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What's next for healthcare reform?

By Cal Kellogg, executive vice president of external operations and chief strategy officer, Arkansas Blue Cross

In late March the effort to “repeal and replace” the Affordable Care Act (ACA) supported by President Donald Trump and many in the Republican Party fell short in the U.S House of Representatives. While those of us watching from the insurance industry all understood there were significant disagreements within the Republican Party, no one thought they might be insurmountable.

The end of the effort happened suddenly. House leadership did not have enough votes, so the package was pulled without ever coming to a vote. Ironically, the House that had voted to repeal the ACA several times during the last few years was not able to do so this time. So what is next? As House Speaker Paul Ryan said, this ultimately means the ACA is the law of the land until something changes. While the text of the ACA has not changed and still applies, there is the possibility other changes could still occur during the next few months and years.

If you read the ACA, there are many references that start with the phrase “Secretary shall…” which means the Secretary of Health and Human Services (HHS) can develop rules related to the sales and service of health insurance plans (for example: essential health benefits, special enrollment periods, open enrollment periods, grace periods, etc.). While all of those rules are still in place, remember they were developed by an HHS secretary appointed by a Democratic president. We would expect many of those rules might be revised under Dr. Tom Price, the new administration’s HHS secretary.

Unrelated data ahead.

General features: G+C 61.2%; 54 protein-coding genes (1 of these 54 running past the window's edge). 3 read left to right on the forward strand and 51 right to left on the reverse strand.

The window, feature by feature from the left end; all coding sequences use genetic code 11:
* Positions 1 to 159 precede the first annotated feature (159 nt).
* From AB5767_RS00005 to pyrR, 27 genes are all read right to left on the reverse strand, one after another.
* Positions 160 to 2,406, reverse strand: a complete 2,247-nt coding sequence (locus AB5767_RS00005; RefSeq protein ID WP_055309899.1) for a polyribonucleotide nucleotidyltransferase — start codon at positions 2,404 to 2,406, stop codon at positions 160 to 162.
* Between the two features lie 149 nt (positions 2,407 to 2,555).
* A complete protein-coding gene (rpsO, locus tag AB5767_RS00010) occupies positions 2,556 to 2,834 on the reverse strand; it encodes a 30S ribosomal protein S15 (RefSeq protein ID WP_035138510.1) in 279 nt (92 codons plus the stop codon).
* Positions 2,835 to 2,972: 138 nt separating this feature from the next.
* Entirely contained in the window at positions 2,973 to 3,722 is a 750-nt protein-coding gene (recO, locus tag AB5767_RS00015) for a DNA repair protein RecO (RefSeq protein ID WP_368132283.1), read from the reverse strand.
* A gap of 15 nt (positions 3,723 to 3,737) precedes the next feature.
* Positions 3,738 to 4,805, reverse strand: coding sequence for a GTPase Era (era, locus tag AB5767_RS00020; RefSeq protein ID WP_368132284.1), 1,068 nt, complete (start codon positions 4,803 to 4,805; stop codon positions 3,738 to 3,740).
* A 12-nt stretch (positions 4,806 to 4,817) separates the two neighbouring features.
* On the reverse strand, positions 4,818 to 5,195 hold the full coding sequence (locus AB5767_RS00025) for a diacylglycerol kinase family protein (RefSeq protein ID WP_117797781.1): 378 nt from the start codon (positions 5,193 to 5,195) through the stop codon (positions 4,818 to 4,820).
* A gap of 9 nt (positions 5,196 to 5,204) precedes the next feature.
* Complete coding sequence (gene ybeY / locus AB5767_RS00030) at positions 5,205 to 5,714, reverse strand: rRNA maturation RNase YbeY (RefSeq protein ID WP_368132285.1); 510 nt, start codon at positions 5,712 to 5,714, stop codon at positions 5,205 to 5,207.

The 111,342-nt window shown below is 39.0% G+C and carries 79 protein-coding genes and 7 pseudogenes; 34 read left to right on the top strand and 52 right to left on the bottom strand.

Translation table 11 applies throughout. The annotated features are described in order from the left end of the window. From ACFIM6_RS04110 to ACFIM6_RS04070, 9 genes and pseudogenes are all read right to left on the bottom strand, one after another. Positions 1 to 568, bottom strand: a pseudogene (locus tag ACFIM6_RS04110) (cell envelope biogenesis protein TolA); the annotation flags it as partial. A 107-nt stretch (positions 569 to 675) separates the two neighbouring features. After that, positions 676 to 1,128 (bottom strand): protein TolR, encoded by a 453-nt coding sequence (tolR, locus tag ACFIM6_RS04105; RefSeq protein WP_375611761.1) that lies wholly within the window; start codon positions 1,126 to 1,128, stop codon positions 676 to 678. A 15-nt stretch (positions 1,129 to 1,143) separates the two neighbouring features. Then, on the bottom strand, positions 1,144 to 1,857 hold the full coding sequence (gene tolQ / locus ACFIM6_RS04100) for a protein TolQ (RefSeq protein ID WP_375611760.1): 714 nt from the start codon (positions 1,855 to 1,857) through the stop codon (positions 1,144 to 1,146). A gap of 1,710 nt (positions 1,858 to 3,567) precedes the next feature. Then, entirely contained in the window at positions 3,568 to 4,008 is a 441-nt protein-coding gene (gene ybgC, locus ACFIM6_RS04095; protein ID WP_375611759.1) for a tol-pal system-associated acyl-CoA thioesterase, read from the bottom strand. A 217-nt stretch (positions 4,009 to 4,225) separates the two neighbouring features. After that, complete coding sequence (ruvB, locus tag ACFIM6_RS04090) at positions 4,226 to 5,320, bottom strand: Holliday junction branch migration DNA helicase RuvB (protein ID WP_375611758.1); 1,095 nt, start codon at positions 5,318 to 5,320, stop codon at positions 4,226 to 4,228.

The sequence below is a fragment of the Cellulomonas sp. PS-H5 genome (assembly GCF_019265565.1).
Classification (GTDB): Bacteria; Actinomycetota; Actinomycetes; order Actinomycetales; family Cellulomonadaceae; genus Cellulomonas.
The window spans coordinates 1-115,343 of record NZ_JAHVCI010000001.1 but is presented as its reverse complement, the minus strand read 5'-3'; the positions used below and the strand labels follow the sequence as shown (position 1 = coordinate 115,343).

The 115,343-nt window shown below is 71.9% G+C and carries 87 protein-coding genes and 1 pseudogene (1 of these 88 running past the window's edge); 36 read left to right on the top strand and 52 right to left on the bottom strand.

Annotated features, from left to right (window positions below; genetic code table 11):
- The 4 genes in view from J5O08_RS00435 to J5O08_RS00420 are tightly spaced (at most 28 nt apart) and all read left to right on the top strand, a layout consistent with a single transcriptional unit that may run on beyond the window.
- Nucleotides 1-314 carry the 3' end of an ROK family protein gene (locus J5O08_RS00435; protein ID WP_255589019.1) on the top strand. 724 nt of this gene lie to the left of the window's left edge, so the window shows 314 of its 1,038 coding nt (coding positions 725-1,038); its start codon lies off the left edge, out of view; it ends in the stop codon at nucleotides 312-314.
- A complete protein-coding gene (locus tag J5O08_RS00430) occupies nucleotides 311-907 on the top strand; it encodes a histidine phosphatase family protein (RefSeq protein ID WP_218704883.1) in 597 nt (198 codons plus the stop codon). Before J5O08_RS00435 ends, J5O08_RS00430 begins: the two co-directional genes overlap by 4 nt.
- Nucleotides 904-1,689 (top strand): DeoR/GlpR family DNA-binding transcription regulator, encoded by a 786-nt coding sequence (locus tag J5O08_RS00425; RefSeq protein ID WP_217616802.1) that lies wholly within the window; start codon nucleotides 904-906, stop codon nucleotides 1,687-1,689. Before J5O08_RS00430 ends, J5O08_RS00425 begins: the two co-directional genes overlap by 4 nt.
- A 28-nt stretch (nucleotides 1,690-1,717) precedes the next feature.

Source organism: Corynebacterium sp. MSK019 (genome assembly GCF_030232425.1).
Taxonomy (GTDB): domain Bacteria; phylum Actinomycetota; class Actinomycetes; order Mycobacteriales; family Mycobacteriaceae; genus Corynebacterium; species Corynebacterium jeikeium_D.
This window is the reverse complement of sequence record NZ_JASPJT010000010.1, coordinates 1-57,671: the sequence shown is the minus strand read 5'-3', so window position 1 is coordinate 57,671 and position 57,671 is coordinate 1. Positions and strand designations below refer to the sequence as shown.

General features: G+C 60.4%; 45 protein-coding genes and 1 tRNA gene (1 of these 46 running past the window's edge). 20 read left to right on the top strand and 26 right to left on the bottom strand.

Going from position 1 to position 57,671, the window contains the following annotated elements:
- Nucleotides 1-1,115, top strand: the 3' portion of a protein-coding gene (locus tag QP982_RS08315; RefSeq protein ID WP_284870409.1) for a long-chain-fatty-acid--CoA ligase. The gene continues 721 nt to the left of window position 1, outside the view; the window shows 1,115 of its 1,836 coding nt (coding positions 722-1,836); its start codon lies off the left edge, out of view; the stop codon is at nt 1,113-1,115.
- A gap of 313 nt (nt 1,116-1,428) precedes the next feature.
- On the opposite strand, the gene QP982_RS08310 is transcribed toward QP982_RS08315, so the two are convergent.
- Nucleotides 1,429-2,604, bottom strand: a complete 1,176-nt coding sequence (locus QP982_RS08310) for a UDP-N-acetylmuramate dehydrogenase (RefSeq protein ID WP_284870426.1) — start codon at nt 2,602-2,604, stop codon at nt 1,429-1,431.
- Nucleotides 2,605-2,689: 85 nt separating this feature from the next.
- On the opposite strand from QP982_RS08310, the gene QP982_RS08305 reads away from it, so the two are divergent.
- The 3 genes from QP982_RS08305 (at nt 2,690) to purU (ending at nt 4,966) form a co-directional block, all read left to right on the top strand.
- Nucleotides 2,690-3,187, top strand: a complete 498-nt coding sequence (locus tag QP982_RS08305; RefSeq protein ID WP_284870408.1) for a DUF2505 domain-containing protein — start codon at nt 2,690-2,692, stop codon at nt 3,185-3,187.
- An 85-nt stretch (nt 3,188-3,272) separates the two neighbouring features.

Within days of Secretary Price’s Senate confirmation, new proposed market stabilization rules were issued that would change enrollment periods, special enrollment rules, grace periods and more. Now that it will take longer to repeal and replace the ACA through legislative means, we can expect administrative actions to occur that will redefine the market rules within the existing wording of the law. Secretary Price and Seema Verma, the new administrator for the Centers for Medicare and Medicaid Services, have significant latitude in the rulemaking process within the law, and we expect them to exercise that power under the direction of the Trump advisors. That rulemaking process has to follow a well-defined procedure where rules are proposed, public comments are accepted and new rules are finalized. Nothing changes until the rules are finalized. So expect change, but expect it to take a while.

As for legislative changes, you should expect more attempts to repeal, replace or repair the ACA. Just remember, the ACA was not passed during the first year of President Barack Obama’s first term. It was not until the second year of his presidency that it passed. It would not be surprising to see another round of legislative action later this year or early next year to address repealing and replacing the ACA.